Volleyball Players Seek Professional Backing


Volleyball has been one of the common sports across Nepal for many decades; however, in the past seven years, the sport has seen a major transformation thanks to volleyball being declared the national sport of Nepal in May 2017.

Volleyball’s origin dates back to 1895, when William G. Morgan of Massachusetts, USA, invented the game, originally called "mintonette." Similarly, from designing a special ball for the sport in 1900 to being christened ‘volleyball’ in 1952, the sport saw several developments that led it to reach the corners of the world.

Volleyball debuted at the 1964 Tokyo Summer Olympics in the men's and women’s categories. In Nepal, the sport arrived via Nepalis serving in the British Army in the mid-1930s. After four decades of struggle for prominence in a rural country with geographical challenges, the first national volleyball tournament between 13 of the 14 zones organised in 1973 gave a new platform for the sport.

Nepal’s major debut in volleyball came at the 1978 Asian Games hosted by Thailand in the men’s category. Since then, the men’s team has participated in the Asian Games in 1982 and 1986. Volleyball, along with other sports, was undermined in Nepal due to turbulence in the authoritarian system. 

After a long gap and a minor increment in investment as the national sport, Nepal’s men’s and women’s teams participated in the 2022 Asian Games; however, the teams have not won any major medals in the tournament so far.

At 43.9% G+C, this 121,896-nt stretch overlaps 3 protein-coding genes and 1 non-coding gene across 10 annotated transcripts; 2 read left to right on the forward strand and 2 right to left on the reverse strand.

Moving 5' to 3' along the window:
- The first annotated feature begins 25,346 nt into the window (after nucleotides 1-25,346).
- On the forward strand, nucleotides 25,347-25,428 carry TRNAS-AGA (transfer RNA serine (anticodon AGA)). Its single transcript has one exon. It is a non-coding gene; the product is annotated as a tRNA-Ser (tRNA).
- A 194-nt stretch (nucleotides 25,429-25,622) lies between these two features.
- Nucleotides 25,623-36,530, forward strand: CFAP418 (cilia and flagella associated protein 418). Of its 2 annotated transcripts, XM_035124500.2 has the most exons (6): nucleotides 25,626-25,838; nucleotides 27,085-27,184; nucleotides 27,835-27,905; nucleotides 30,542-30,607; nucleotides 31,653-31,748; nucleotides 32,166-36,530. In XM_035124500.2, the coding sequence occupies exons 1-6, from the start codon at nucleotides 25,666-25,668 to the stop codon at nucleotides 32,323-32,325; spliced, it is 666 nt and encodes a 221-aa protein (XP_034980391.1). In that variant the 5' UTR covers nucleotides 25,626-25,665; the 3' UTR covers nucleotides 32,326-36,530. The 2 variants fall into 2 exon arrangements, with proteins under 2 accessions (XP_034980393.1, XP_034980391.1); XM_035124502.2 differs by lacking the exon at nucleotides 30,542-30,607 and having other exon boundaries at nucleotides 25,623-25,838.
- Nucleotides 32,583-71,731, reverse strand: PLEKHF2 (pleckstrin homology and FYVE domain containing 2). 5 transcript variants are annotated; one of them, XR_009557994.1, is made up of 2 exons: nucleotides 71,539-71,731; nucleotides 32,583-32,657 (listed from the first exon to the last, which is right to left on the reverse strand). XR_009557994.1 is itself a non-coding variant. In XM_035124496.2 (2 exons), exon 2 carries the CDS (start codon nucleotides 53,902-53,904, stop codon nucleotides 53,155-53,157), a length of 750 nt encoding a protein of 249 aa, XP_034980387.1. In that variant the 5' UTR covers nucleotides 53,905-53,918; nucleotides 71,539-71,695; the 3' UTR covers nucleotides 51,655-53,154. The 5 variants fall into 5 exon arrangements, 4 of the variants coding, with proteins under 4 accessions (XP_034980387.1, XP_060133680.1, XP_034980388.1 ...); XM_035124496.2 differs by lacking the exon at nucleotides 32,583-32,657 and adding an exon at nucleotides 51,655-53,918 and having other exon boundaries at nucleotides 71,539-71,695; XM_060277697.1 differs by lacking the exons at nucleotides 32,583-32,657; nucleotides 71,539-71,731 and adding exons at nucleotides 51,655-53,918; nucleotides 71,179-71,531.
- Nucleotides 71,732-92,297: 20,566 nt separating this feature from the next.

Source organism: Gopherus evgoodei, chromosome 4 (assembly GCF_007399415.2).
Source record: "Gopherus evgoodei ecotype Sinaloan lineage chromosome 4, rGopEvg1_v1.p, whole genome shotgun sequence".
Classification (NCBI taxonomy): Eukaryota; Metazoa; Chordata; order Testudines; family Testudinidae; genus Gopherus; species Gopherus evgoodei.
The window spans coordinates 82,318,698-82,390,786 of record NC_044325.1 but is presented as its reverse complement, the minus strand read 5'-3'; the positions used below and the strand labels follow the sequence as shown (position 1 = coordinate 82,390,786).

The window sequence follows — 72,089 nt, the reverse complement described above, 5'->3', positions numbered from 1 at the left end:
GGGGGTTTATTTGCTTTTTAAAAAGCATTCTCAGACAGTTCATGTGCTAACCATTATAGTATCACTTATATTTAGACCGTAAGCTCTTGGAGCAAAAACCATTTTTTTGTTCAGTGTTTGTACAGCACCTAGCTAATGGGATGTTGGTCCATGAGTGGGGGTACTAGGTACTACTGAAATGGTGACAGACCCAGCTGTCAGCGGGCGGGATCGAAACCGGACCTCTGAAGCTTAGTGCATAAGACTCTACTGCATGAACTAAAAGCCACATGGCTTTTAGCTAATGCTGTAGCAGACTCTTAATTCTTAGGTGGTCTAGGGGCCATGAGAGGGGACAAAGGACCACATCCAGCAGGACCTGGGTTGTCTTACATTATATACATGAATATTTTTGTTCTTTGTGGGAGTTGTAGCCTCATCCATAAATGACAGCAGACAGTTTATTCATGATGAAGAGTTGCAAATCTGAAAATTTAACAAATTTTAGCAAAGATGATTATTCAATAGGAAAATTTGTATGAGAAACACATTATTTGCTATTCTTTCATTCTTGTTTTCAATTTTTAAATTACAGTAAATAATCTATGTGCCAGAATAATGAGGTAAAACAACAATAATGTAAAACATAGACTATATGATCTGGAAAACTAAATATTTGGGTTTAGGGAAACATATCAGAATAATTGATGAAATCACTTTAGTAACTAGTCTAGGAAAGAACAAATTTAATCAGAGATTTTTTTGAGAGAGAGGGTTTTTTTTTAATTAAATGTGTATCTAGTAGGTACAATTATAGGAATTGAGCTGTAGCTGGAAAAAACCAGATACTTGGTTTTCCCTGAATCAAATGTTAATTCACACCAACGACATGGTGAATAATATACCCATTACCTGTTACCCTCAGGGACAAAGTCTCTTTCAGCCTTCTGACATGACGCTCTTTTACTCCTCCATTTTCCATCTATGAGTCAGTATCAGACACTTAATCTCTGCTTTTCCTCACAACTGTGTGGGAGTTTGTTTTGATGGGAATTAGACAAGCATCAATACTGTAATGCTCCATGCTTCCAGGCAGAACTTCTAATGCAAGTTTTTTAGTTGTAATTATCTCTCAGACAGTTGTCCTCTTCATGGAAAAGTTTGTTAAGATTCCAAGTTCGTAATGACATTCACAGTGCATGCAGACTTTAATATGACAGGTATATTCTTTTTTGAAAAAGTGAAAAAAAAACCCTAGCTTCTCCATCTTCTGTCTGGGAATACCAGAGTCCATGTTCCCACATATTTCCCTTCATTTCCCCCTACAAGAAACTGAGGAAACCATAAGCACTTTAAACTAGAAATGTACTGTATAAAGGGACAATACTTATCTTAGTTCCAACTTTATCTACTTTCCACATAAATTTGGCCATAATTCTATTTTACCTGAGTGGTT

Nevertheless, the performances in other international tournaments, such as the AVC Central Zone Senior Men’s Volleyball Tournament and the Central Asian Volleyball Association's (CAVA) Women’s Challenge Cup, have shown the capabilities of Nepali volleyball players. 

 Promising teams 

Nepal’s men’s volleyball team has played in the AVC Central Zone tournament five times (2015–2019). The team won a bronze medal once in those tournaments. On the other hand, the Nepali women’s team won two of the three CAVA Women’s Challenge Cups in 2019 and 2021; the team won a bronze in 2023.

The men’s team is also waiting for a medal in the South Asian Games; however, the women’s team, since 1999–2019, has won three bronze and two silver medals in the South Asian Games.

The Asian Central Zone championships provided a platform for the country to showcase its talent in volleyball. However, while other countries in the tournament improve their gameplay in every edition, Nepal’s development has not been sufficient.

The promising Nepali players are unable to raise their standards due to the lack of support from the authorities. Nepal does not have a well-equipped covered volleyball hall. The best one in Dasharath Rangasala can accommodate 1,000 viewers, but the hall lacks fans or air conditioners for the fans. In the 8th PM Cup: NVA Women/Men Volleyball League (June 1–8), audiences watched the matches while sweating for hours. The national team does not organise regular training for the national players; they are called around a month before an international tournament.